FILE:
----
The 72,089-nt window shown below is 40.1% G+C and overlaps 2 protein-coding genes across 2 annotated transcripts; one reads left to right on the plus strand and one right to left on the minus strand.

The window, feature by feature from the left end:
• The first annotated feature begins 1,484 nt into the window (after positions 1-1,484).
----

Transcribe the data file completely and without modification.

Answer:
The 72,089-nt window shown below is 40.1% G+C and overlaps 2 protein-coding genes across 2 annotated transcripts; one reads left to right on the plus strand and one right to left on the minus strand.

The window, feature by feature from the left end:
• The first annotated feature begins 1,484 nt into the window (after positions 1-1,484).